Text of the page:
The book is thoroughly researched and reaches deep inside the dark side of Whitman’s mind. His childhood is explored and the system of chaos that ensued at home takes center stage as Whitman and his father become arch enemies. The elder Whitman could easily be the antagonist in the book but at no point does Lavergne attempt to cast blame on him for any of the actions of that day. He is spectator and so are we, to a father and son relationship driven by dysfunction and destined for destruction. And in a cruel twist of fate, the elder Whitman would outlive his wife and all three of his sons. Lavergne personally interviewed C.A. Whitman and even years after the tragedy he still came off as a most peculiar figure.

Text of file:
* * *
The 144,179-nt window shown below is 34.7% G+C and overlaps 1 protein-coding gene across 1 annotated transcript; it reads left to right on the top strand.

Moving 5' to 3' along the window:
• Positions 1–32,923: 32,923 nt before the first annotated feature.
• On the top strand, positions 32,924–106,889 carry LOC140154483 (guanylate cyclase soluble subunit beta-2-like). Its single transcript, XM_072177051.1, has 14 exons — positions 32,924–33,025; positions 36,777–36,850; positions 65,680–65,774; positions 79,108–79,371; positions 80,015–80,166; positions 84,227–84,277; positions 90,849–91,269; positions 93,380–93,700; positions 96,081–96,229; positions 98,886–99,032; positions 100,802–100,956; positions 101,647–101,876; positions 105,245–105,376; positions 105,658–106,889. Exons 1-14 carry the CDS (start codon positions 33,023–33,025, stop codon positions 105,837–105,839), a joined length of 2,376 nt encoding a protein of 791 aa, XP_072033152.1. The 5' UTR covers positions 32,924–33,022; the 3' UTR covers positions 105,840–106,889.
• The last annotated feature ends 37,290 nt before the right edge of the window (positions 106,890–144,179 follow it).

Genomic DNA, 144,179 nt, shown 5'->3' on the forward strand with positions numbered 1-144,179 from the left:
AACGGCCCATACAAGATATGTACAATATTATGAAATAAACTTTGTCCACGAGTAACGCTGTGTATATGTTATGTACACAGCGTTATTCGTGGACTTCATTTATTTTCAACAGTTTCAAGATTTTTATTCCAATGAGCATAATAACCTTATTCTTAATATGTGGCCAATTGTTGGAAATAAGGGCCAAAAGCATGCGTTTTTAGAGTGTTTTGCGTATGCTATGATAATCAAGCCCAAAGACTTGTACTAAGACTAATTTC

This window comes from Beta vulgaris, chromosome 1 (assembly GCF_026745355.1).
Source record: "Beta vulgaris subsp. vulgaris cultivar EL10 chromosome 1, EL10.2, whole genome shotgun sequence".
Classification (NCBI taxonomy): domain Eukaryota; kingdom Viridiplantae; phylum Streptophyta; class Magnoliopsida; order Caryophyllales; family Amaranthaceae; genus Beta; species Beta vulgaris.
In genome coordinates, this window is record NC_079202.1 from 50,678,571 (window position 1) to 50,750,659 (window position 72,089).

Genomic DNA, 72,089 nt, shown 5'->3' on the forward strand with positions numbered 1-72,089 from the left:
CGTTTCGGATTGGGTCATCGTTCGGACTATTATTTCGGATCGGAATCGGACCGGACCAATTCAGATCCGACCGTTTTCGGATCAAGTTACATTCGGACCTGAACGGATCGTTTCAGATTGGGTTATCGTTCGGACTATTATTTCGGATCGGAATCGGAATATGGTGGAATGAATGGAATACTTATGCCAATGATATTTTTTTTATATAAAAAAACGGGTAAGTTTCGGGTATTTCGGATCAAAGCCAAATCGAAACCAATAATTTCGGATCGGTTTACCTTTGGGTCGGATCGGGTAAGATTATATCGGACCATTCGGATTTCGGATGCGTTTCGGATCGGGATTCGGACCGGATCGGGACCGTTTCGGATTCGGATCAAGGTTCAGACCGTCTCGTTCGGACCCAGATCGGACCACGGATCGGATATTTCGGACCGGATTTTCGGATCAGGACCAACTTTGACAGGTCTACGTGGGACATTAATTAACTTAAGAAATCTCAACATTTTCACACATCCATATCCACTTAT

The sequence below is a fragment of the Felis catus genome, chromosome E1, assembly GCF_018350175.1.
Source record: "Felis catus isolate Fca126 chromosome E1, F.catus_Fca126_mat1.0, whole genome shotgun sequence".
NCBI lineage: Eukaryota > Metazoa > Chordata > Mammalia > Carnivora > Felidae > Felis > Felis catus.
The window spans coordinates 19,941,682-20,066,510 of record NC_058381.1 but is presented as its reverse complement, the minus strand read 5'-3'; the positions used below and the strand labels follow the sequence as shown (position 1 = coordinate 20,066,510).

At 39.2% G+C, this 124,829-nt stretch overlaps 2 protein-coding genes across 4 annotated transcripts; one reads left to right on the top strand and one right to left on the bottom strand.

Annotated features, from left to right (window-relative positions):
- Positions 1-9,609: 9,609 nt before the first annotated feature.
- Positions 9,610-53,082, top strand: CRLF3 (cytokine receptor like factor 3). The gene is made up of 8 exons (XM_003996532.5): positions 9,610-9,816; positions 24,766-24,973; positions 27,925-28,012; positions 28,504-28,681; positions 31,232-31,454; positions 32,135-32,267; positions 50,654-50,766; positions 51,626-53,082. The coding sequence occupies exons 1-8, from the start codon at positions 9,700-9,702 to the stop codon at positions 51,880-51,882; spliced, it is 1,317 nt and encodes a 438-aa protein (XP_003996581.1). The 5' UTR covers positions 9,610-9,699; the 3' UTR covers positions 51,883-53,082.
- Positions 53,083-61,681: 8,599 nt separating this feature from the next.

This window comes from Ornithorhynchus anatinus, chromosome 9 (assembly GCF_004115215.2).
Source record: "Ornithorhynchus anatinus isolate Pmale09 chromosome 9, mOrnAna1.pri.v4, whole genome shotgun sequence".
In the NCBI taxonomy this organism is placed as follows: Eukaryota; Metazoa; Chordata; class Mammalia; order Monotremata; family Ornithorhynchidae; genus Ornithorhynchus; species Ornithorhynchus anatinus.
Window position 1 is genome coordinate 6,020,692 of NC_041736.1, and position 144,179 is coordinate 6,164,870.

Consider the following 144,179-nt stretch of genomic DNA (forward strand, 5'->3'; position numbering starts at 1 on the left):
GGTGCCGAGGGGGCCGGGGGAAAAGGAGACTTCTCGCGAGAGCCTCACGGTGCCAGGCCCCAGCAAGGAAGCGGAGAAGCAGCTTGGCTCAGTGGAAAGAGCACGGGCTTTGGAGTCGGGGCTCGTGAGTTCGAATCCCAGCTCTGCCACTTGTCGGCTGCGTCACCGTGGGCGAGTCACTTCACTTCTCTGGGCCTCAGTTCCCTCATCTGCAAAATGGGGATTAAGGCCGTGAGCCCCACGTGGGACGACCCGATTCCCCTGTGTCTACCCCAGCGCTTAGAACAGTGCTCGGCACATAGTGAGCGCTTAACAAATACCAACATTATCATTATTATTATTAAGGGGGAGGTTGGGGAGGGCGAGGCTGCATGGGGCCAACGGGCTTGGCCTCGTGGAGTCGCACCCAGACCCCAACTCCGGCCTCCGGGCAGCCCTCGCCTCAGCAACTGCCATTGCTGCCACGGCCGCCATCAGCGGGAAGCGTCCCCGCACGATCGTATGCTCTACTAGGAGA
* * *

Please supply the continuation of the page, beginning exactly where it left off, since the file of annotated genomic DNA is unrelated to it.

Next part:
As we make our way to August 1 in the book, the suspense builds up and is enhanced by Whitman’s actions which are nothing sort of bizarre. Lavergne pulls no punches and all of the grisly details are relayed to the reader. And quite frankly, the remainder of the book is not for the faint at heart. The story approaches the verge of descending deeper into what could only be called hell on earth. With vivid detail and a play-by-play style of writing, Lavergne replays the events of that day in its entirety bringing the past alive. In fact, during the book, I found myself overcome with chills. Whitman’s ability to kill in cold blood and his deviously calculating mind have placed him high in the annals of American crime. However, his story would not be complete without the inclusion of the courageous officers who risked their own lives to put an end to the carnage. Lavergne has done a great service to former Austin Police Officers Houston McCoy (1940-2012) , Ramiro Martinez (1937-) and Billy Speed (1943-1966). None of them could have imagined that day would turn out as it did. And for Speed, he could not have imagined that it would be his last day on earth. In this book and the story of Whitman, their names live on.